tv BBC World News America PBS May 2, 2017 5:28pm-6:01pm PDT
>> this is bbc "world news america." >> funding of this presentation is made possible by the freeman foundation, newman's own foundation, giving all profits from newman's own to charity and pursuing the common good, kovler foundation, pursuing solutions for america's neglected needs, and aruba tourism authority. >> planning a vacation escape that is relaxing, inviting, and exciting is a lot easier than you think. you can find it here in aruba. families, couples, and friends can all find their escape on the
island with warm sunny days, cooling trade winds, and the crystal blue caribbean sea. nonstop flights are available from most major airports. more information for your vacation planning is available at aruba.com. >> and now, bbc "world news." tim: this is bbc "world news america." i am tim willcox. speakents trump and putin for the first time since the tomahawk missile strike on syria. found outpen is giving the speech of a former rival. ♪ about opening wine's heart to strangers. how a spin on 9/11.
tim: hello, welcome to our viewers on public television and around the globe. they have not spoken since april orderedpresident trump a missile strike on syria. today he and russian president picke uputin the phone. it was good said the white house, constructive said the kremlin. it was a biggi busy day for putn it was asked if russia interfered with the election. with theer interfere political process in other ifntries, and we would like no one interfered with our political life and the political life in russia. refer to the u.s. example which is not confirmed by anyone.
these are rumors used in the internal political struggle in the u.s. tim: that question arose after meeting with angela merkel, described as a bridge building mission by the germans. it was clear there was a lot of water to cross as they were diverging positions on ukraine and civil rights. here is our moscow correspondent, steve rosenberg. : no breakthrough in russian-german relations with have been in the deep freeze for three years or so. there was a difference of opinion over ukraine. blood where putin said the government in kiev had come to power through an unconstitutional coup. angela merkel said the ukrainian at parties came to power democratically. spoken ofkel had misinformation. she gave the example of a
negative news story about germany that originated in russia. she said if there was more germany would look into that. vladimir putin said russia did not interfere with the internal affairs of other country. also the gay community and chechnya. that russians had the right to protest. vladimir putin has said the russian police were more reserved than police and the west. clearly a string of differences. minds today inhe sochi between the german chancellor and the russian president. tim: steve rosenberg in moscow. for more on the meeting in the phone call between the u.s. and have beenesidents, i speaking to the former u.s. ambassador to ukraine who is now at the brookings institution. let's talk about the phone call to president trump. it is not clear if the syrian air were mentioned, but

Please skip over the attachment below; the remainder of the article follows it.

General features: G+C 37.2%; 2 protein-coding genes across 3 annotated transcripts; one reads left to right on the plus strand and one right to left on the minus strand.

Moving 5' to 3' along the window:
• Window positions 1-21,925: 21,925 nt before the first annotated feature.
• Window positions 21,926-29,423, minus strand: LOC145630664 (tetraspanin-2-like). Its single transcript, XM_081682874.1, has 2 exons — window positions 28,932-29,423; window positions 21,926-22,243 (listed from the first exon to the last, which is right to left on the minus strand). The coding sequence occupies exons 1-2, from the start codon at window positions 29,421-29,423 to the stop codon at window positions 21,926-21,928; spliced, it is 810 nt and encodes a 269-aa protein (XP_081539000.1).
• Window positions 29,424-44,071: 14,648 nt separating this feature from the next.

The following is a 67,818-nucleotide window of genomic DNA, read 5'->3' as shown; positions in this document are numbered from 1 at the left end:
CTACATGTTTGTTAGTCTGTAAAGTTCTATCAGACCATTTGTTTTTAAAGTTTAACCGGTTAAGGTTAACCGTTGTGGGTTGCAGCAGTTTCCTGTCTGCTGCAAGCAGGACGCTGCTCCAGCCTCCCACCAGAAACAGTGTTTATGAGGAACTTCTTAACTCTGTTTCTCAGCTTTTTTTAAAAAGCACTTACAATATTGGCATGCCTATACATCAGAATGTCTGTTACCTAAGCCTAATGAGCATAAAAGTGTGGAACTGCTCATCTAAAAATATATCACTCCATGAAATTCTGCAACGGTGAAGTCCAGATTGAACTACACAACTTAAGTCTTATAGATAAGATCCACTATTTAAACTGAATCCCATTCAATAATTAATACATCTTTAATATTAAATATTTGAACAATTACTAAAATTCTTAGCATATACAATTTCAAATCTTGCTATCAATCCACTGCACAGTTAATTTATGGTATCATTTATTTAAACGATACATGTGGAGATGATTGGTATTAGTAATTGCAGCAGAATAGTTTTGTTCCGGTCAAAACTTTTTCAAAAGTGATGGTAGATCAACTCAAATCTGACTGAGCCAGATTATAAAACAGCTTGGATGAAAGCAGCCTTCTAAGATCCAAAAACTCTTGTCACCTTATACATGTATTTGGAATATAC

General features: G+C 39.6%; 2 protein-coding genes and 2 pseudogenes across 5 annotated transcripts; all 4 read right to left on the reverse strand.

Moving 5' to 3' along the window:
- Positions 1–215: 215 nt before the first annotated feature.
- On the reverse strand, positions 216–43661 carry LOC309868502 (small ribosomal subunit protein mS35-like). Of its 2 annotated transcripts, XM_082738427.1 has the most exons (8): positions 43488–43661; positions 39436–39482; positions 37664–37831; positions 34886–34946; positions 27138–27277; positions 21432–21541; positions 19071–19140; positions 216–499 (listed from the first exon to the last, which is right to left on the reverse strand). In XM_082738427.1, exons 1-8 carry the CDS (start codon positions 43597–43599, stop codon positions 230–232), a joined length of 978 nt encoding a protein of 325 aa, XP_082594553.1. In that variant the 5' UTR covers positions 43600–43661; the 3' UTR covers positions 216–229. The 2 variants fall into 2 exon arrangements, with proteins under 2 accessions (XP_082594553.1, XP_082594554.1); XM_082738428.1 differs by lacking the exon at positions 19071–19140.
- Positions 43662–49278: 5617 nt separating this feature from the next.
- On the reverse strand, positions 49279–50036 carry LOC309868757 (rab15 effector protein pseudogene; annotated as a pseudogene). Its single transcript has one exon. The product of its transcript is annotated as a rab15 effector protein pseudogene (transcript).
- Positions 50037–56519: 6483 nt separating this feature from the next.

presumably this is building on that. >> secretary tillerson was in moscow after the airstrikes. it looks like this phone call was on a higher level, talking about a joint interest of peace in syria. below that, what does that mean for assad or isis? that is where differences emerge. tim: and on bully been rejected by tehray? >> having someone there, that would be a positive step. we had the local ambassador present. tim: when it comes to the first face-to-face meeting, many were speculating this would have happened by now. it looks like it will happen at the g 20? >> that would be the logical venue. it will have president trump and president putin in germany. that would be the logical place for a first meeting to test the waters and see if they can do
things in the continuing context of secretary tillerson and sergey lavrov. it will require getting past issues on the agenda. tim: for example? >> ukraine. it does not look like ukraine came up in the phone call between the presidents. tim: angela merkel, that was a tense press conference? like they did not agree on much. ukraine was a big part of that. chancellor merkel made it clear that she saw that russia had to move for peace settlements. mr. putin saying that it is not us, it is key have. -- it is shkiev. koni thenot sure if laboratory was brought out in front of angela merkel. that was 10 years ago. was there any common ground at all in the press conference? >> there is the communications